World Quantum Day: Recognizing and exploiting the potential of quantum computing
- Bitkom on the Day of Action on April 14: Awareness of the topic must increase
- Half of Germans have never heard of quantum computers
April 14 is World Quantum Day. On this day, an initiative of scientists from more than 60 countries aims to strengthen public understanding of quantum computing and technologies. Bitkom is also calling for a broader awareness of the topic on the occasion of the day of action. Almost half of Germans (44 percent) have never heard the term quantum computing. 38 percent have heard of it, but do not know what it means. Only one in ten (12 percent) has heard of quantum computers and can explain what they are. These are the findings of a representative survey commissioned by Bitkom last year. Put simply, a quantum computer understands and processes information differently than a normal computer - which means it can calculate or find information much faster. "Quantum computing has recently made great strides, but the general public is often still completely unaware of the topic," says Natalia Stolyarchuk, head of Future Computing & Microelectronics at Bitkom.
And that's despite the fact that the technology is becoming increasingly relevant for business. Whether it's drug research, supply chain optimization or predicting financial crises: The potential fields of application for quantum computing are manifold. Says Stolyarchuk, "Quantum technologies are the next significant technological step, comparable to the introduction of computers in industry. Despite considerable funding in Germany and Europe, however, there is a risk that investment will decline and progress will stagnate if the economic benefits of quantum computing are not demonstrated in the coming years."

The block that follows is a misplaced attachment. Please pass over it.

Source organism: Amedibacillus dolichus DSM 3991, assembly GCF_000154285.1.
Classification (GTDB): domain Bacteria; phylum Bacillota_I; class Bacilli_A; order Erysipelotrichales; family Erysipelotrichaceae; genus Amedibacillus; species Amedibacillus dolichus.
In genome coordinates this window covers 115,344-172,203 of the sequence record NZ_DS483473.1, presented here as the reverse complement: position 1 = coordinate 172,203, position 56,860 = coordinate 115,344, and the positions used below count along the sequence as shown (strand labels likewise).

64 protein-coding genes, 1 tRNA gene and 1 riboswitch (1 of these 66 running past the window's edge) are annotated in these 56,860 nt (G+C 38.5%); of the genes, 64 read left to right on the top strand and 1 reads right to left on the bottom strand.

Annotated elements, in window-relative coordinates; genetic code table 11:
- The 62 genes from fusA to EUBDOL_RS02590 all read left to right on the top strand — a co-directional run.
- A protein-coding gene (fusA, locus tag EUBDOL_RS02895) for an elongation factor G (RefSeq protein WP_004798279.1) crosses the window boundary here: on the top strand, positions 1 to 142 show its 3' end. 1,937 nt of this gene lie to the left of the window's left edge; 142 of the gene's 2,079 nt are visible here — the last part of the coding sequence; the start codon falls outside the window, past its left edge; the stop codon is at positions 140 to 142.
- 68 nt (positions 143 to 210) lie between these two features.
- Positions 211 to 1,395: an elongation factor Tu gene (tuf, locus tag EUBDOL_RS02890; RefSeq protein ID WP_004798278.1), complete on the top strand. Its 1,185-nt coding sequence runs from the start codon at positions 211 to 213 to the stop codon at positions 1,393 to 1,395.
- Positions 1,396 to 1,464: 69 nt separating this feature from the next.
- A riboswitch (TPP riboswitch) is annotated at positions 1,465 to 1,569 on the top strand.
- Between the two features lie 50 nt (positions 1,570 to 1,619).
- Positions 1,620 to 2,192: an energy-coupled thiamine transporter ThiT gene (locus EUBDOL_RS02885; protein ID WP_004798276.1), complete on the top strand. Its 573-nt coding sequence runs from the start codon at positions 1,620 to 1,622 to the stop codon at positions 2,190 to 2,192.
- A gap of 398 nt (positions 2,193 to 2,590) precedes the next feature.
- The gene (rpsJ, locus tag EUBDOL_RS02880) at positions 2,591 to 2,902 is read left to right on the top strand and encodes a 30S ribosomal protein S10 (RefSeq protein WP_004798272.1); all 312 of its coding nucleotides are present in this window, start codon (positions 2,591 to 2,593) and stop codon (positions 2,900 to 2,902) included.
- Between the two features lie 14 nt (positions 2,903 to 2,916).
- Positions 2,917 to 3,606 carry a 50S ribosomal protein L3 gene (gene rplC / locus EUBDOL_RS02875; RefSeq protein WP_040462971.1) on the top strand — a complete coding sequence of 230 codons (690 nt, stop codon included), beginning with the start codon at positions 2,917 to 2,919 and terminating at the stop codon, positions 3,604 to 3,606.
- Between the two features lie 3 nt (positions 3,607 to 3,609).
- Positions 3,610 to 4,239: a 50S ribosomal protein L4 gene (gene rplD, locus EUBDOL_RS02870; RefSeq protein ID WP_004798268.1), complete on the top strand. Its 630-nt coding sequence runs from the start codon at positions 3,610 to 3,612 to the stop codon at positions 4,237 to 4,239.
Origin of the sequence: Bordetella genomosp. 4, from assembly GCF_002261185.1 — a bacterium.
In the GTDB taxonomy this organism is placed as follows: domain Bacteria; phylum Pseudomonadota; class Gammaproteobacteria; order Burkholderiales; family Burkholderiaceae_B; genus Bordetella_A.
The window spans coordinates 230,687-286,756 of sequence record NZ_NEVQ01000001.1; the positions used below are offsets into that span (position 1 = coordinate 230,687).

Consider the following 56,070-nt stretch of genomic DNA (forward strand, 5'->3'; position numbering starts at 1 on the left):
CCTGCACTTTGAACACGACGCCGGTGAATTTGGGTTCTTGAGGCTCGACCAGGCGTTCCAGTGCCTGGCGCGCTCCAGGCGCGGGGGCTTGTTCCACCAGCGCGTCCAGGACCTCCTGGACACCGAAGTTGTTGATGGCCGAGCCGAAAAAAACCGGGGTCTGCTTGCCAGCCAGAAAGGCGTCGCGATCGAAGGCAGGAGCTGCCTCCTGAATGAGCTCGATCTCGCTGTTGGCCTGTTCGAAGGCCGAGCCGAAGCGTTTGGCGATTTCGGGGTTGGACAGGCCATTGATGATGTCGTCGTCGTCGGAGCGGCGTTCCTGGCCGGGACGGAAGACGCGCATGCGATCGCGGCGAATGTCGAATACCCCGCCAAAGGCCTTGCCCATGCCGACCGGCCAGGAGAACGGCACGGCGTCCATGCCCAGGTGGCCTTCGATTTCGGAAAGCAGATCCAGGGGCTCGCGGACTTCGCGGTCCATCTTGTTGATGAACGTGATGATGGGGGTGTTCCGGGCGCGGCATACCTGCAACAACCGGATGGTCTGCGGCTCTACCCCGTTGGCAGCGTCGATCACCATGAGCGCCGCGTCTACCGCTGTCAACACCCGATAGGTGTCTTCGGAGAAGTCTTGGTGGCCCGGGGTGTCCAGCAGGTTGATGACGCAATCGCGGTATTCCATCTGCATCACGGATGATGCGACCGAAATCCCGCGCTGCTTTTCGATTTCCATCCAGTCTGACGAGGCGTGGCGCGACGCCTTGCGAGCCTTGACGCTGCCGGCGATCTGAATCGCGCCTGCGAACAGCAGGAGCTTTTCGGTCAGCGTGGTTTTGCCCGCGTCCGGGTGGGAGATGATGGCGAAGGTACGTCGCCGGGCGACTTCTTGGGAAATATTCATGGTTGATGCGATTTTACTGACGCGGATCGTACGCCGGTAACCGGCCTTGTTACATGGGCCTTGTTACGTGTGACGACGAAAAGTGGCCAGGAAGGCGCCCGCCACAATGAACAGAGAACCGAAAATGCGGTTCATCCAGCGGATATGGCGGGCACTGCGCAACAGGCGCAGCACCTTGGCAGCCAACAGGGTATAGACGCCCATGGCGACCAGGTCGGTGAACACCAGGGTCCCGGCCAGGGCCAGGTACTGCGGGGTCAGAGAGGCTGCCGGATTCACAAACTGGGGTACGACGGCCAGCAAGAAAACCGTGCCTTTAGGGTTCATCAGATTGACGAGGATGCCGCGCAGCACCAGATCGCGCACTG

How can companies make greater use of the technology's potential in the future? How can Germany keep pace with global competition? And why must public awareness of the topic also increase? This is what Bitkom's High Performance Computing & Quantum Computing working group has been addressing. The results are documented in the position paper "Quantum computing in Germany: unlocking potential and activating the economy". In addition to establishing leading technology providers along the value chain or supporting potential user companies, the paper also cites reducing the shortage of skilled workers in the digital industry as a decisive factor. For example, the operation of quantum computers will require skills in the future that have hardly been addressed in education to date. "In order to attract and inspire new experts for quantum computing, we need not only new education and training programs, but also greater public awareness of this technology of the future," says Stolyarchuk.